43. Other examples include: (1) Synonyms: “neither labors nor spins” (Matt. 6:28); “neither quarreled nor cried out” (Matt. 12:19); “neither abandoned nor given up” (Acts 2:27); “neither leave nor forsake” (Heb. 13:5); “neither run in vain nor labor in vain” (Phil. 2:16). (2) Closely related ideas: “neither the desire nor the effort” (Rom. 9:16); “neither the sun nor the moon” (Rev. 21:23). (3) Antonyms: “neither a good tree … nor a bad tree” (Matt . 7:18); “neither the one who did harm nor the one who was harmed” (2 Cor. 7:12). (4) General to particular: “you know neither the day nor the hour” (Matt 25:13); “I neither consulted with flesh and blood nor went up to Jerusalem . . .” (Gal. 1:16-17). (5) A natural progression of closely related ideas: “born neither of blood, nor of the human will, nor of the will of man” (John 1:13); “neither the Christ, nor Elijah, nor the Prophet: “(John 1:25) “neither from man nor through man” (Gal. 1:1). And (6) Goal or purpose: “neither hears nor understands” (i.e., hearing with the intent to understand; Matt. 13:13); “neither dwells in temples made with human hands nor is served by human hands” (i.e., dwells with a view to being served; Acts 17:24). See Linda Belleville, Women Leaders and the Church, (Grand Rapids, MI: Baker Books, 2000) pp. 176-177.

44. Compare Philip Payne (“o ude in 1 Timothy 2:12”; Evangelical Theological Society, November 21, 1986). His own position is that “neither-nor” in this verse joins two closely associated couplets (e.g., “hit n’run,” “teach n’domineer”).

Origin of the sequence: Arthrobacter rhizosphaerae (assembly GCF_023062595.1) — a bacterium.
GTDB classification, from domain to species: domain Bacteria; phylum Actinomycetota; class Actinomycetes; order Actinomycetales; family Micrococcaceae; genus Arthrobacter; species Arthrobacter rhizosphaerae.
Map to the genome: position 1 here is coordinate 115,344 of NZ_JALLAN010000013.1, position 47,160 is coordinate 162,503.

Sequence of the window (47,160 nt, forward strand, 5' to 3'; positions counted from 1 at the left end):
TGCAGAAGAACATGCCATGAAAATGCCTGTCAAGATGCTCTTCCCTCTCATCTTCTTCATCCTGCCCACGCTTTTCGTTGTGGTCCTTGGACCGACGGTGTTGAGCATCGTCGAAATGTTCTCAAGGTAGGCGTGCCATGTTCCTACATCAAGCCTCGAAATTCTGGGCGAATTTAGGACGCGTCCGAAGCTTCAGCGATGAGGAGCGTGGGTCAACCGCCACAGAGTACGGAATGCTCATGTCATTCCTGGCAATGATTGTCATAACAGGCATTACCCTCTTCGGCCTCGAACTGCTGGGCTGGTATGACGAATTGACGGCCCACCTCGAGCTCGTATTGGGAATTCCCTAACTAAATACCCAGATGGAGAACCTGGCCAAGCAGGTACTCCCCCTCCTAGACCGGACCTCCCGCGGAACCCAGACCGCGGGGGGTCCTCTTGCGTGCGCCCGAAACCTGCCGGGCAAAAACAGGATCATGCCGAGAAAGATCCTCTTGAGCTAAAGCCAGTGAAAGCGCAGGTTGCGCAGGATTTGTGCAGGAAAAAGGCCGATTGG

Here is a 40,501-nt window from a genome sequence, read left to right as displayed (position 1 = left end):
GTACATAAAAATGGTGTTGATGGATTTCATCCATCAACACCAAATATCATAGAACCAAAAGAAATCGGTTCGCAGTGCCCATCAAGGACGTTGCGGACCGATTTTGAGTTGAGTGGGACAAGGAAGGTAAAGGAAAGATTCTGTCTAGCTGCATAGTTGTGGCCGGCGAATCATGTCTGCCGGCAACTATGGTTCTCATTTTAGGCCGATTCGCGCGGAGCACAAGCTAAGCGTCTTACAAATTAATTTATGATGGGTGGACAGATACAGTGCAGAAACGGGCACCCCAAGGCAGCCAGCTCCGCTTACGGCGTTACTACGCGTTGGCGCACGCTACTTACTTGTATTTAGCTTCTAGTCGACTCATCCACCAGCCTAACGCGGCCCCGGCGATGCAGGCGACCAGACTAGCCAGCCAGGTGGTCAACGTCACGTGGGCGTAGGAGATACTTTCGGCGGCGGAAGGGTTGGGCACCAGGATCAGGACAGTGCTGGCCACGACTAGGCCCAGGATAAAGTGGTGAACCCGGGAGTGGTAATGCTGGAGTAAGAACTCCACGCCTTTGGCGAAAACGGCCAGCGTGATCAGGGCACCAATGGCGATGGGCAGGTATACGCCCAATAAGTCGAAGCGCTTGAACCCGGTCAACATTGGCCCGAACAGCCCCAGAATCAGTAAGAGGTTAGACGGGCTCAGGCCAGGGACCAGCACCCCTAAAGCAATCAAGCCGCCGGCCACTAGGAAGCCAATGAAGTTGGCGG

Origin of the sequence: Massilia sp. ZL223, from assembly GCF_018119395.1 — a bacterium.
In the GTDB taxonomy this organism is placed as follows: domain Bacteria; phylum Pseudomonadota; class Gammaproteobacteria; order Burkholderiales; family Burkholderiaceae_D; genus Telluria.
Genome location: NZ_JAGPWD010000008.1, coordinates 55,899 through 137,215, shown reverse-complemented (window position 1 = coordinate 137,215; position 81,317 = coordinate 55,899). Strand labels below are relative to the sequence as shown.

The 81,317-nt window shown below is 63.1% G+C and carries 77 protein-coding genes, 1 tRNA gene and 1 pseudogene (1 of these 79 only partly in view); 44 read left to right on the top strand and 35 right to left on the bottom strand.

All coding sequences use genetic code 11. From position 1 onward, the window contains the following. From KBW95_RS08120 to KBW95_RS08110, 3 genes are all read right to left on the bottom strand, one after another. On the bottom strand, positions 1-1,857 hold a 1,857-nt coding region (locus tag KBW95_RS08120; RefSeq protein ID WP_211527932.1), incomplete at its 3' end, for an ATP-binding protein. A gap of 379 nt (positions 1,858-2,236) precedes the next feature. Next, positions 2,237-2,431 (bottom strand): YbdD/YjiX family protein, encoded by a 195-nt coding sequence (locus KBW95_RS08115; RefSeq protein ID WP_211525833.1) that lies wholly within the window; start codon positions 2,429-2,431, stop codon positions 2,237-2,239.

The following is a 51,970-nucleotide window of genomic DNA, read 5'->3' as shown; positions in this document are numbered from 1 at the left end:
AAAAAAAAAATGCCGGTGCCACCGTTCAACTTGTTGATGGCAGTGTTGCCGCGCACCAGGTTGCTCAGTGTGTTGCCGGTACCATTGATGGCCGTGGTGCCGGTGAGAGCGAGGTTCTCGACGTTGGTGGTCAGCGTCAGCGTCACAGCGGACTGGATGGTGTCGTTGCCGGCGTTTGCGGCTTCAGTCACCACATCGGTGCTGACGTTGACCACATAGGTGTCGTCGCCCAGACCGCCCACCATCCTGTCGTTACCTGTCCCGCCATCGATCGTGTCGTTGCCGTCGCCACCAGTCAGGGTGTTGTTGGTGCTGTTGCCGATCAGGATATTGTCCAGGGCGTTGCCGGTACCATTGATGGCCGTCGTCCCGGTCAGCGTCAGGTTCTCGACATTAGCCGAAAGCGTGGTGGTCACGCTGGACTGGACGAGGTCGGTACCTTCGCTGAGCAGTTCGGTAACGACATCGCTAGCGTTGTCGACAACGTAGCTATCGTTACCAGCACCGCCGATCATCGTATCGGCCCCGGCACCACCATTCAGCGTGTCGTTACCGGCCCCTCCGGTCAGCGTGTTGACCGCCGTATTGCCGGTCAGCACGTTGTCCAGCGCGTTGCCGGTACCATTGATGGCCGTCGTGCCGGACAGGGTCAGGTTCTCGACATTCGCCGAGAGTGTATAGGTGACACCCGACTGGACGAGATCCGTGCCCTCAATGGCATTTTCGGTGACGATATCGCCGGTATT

45. For further details, see Sharon Gritz, Paul, Women Teachers, and the Mother Goddess at Ephesus: A Study of 1 Timothy 2:9-15 in Light of the Religious and Cultural Milieu of the First Century (Lanham, MD: University Press of America, 1991), pp. 31-41 and “Artemis,” The Encyclopedia Britannica, Netscape Navigator, Netscape Communications Corporation, 1997.

46. As the Mother-Goddess, Artemis was the source of life, the one who nourished all creatures, and the power of fertility in nature. Maidens turned to her as the protector of their virginity, barren women sought her aid, and women in labor turned to her for help. See Ibid.

S. M. Baugh takes issue with the premise that Artemis worship was a fusion of a fertility-cult of the mother-goddess of Asia Minor and the Greek virgin goddess of the hunt (“A Foreign World: Ephesus in the First Century,” in Women in the Church: A Fresh Analysis of 1 Timothy 2:9-15, eds. A. Köstenberger, T. Schreiner, and H.S. Baldwin [Grand Rapids, MI: Baker Book House, 1995], pp. 28-33). Fourth century B.C. “Rituals for Brides and Pregnant Women in the Worship of Artemis” (Lois sacrées dès cités grecques: supplément 15) and other literary sources support the fusion. See F. Sokolowski, Lois sacrées de l’Asie Mineure (Paris, 1955).

47. See S. M. Baugh, “A Foreign World,” pp. 43-44.

48. See R. A. Kearsley, “Asiarchs, Archiereis, and the Archiereiai of Asia,” Greek, Roman and Byzantine Studies 27 (1986), 183-192.

49. Baugh, “A Foreign World,” pp. 43-44.

50. Kearsley, “Asiarchs,” pp. 183-192.

51. Baugh, “A Foreign World,” p. 43.

52. See Riet Van Bremen, “Women and Wealth,” in Images of Women in Antiquity, ed. A. Cameron and A. Kuhrt (Detroit, MI: Wayne State University Press, 1987), pp. 231-241.

53. Inscriptiones Graecae ad res Romanas pertinentes III, 800-902.

54. The principal Greek causal conjunction is hoti (or dioti). See BDF #456.